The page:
Tuesday, April 12, 2016

American mayors: where are the women?

While women’s representation in government has increased since Jeannette Rankin (R-Montana) became the first woman elected to serve in Congress in 1916, women are still drastically underrepresented in American politics. In fact, there is a plethora of nonprofits and political action committees whose main goal is to get more women into office. Much research has been done on this issue, so before getting into the specific problem of US mayors, here are 3 important things that research has to teach us about women’s underrepresentation in American government today:

Infographic taken from WomanStats
1. Women are underrepresented at all levels of government.
We all know that the U.S. has never had a female president (though perhaps that will change in 2016). Other statistics surrounding women’s underrepresentation in US politics are less well known. Women make under 20% of Congress as it stands today. Across the nation, only 24.5% of state legislators are women. In America’s entire history, only 37 women have been state governors. Finally, only 18.4% of mayors in American cities with populations over 30,000 are women. Scholars debate many possible reasons why women are underrepresented in government, and one of these is that…

2. Women candidates face gender barriers.
Women who run for office win at the same rates as men, but women don’t often run. When do women choose to run for any office, they face gender stereotypes and perception issues. Some research suggests that negative stereotypes (see anecdotal evidence of such stereotypes here here and here) results in a baseline voting preference for men. These consequences may be especially acute for women seeking executive offices, because stereotypically male characteristics are seen as necessary for higher office. So, stereotypes about women’s leadership abilities may lead to a preference for male characteristics at a higher office. Yet despite the fact that underrepresentation exists at all levels of government and women may face greater challenges in seeking executive office…

3. Most of the research into underrepresentation focuses on federal legislative offices.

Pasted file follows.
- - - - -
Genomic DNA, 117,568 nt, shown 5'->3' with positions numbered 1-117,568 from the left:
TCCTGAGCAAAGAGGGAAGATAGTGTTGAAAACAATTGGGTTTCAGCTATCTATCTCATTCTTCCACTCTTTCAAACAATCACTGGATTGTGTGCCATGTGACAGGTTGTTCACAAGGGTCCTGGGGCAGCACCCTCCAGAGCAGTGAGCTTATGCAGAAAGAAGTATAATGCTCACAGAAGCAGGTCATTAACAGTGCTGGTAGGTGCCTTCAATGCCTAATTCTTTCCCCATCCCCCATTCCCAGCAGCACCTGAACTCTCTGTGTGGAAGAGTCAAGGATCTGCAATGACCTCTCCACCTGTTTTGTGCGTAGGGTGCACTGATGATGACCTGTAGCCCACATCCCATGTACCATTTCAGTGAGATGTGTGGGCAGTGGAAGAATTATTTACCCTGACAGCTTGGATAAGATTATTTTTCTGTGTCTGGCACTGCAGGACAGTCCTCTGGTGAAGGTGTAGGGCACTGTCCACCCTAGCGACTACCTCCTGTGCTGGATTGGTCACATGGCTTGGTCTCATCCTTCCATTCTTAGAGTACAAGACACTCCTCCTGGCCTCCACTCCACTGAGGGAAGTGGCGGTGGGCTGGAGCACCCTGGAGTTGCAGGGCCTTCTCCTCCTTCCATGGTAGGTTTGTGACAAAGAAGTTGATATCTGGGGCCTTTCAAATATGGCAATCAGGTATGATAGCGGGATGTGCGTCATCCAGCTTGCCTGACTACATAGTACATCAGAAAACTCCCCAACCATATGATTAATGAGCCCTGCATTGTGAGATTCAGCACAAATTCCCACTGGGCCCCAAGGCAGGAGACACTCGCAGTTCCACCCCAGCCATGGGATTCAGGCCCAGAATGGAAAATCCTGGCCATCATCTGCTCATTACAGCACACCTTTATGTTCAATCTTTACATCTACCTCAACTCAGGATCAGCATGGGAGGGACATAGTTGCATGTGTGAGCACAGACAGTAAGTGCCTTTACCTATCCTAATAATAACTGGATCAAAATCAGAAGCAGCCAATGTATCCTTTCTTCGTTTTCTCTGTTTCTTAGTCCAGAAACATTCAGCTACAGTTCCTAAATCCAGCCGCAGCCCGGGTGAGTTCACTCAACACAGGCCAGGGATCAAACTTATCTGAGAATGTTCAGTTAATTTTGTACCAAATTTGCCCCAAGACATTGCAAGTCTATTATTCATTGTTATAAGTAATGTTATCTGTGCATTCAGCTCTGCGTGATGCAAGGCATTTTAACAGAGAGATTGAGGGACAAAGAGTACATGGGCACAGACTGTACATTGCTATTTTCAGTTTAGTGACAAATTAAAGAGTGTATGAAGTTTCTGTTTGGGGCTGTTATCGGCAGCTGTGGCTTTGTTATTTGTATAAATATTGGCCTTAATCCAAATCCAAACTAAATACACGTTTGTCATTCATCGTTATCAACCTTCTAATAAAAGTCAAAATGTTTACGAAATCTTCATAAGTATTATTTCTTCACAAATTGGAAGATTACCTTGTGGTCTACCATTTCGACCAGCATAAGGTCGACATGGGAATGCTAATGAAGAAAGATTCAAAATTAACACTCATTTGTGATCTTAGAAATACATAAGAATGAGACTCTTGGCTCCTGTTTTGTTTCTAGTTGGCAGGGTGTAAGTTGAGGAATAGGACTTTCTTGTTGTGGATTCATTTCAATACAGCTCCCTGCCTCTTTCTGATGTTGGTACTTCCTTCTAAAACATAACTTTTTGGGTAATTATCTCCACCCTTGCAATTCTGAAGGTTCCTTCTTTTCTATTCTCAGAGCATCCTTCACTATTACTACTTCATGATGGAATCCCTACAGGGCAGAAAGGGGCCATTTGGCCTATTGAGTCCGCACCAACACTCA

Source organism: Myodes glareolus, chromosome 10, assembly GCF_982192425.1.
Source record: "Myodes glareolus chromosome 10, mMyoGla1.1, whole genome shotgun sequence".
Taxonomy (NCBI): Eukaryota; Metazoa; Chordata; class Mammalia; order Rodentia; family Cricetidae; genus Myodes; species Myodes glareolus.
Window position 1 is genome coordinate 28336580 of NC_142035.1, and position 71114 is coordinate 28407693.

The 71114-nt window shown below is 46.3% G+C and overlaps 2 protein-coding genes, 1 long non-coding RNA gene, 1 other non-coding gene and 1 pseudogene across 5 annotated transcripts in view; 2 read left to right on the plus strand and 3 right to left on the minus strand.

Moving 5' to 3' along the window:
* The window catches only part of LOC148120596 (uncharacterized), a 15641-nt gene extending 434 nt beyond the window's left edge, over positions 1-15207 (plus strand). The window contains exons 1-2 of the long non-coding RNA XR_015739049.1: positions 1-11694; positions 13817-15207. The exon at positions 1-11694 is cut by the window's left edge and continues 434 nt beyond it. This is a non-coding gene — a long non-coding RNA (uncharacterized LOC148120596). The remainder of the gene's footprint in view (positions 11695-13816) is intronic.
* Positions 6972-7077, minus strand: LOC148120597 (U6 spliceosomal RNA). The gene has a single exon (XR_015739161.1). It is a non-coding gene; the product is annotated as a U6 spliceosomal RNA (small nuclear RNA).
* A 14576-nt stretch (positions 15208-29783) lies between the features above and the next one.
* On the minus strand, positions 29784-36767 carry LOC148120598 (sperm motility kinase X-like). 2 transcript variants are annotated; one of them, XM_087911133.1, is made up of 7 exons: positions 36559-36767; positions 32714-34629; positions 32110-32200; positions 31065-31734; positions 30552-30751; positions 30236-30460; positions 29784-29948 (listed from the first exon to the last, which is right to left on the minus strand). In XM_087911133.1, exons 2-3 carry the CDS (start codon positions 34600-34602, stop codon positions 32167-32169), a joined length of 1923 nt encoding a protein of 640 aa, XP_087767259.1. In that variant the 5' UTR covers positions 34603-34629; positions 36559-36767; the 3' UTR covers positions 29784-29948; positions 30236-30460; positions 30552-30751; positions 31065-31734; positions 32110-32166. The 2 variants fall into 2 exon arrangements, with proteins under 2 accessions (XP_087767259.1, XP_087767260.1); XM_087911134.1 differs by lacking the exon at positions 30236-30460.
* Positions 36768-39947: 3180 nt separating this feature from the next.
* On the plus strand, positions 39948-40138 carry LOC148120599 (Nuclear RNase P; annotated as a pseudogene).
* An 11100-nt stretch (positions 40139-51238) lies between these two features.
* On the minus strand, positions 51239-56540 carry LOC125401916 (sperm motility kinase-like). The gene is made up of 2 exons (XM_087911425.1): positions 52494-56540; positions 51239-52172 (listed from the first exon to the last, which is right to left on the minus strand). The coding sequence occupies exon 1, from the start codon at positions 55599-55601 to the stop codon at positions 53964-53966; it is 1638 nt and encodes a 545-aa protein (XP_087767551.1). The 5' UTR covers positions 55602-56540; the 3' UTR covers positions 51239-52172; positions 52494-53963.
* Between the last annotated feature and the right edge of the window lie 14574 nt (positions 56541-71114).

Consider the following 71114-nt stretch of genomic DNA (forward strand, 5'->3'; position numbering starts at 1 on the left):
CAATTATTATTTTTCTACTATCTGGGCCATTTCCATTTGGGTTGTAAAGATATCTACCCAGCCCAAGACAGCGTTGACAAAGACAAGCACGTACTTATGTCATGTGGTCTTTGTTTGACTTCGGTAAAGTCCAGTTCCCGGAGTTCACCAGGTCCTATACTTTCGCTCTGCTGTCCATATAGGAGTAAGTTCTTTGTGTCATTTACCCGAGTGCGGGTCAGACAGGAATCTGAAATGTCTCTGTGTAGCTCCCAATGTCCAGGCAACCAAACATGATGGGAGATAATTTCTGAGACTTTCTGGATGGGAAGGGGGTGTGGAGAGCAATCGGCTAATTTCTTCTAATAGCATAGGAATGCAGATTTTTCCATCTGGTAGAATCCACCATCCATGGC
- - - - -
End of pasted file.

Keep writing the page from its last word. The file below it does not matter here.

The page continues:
The majority of current research into women’s candidacies, the consequences of negative gender stereotypes, and other important factors that may affect women’s underrepresentation, focuses on the Senate and House of Representatives while less attention is paid to state legislatures and city councils. Furthermore, little research investigates executive positions, such as presidential, gubernatorial, or mayoral seats, though these are important venues for women’s representative equality. So, research on women’s underrepresentation falls short due to lack of scholarship at the intersection of executive offices and local elections.

I chose to try to fill this gap by examining California mayoral elections to determine whether women mayoral candidates were winning more often in small or large cities.

There were a variety of reasons why I suspected that there might be a difference between small and large cities in their rates of women mayors. Small cities might have less formal, and thus inherently more biased recruiting practices. Large cities might give candidates less opportunities to speak with voters face-to-face, which limits the way women candidates can cut through gendered media coverage. Additionally, larger cities tend to lean liberal and women win more often in liberal districts. The list of possible reasons for a discrepancy can go on and on, so let’s get into the results.

Using a dataset that detailed mayoral races in 161 California cities, roughly ranging in population from 3,000 to 3 million, I tested to see whether population affected the likelihood of a woman candidate winning. My data enabled me to control for the culture, history, and partisanship of different cities, and also allowed me to look at the effect of incumbency on a candidate’s chance of success.

My analysis found that incumbents do better than non-incumbents across the board, which isn't surprising. More interestingly, I found that a woman’s chances of winning increases as city size increases. This is true for incumbent and non-incumbent women. The opposite is true for both incumbent and non-incumbent men; as city size increases, men’s chances of election decreases.

In short, it’s better to be a female candidate than a male candidate in large cities.

This conclusion has a clear implication: women should run in bigger cities. How exciting! Women, head to the urban jungle! But wait, wait, before we can get too excited, this research needs to be replicated. Data from states other than California should be examined to see if the trend for women doing better and men doing worse in large cities worse holds true. Additionally, further research is needed to determine what is actually causing this trend. Is it just that both women and large cities tend to lean liberal, so they are a match made in heaven? Or are women somehow being penalized in small cities? What challenges are men facing in large cities? Finding the answers to these questions will require additional research. 

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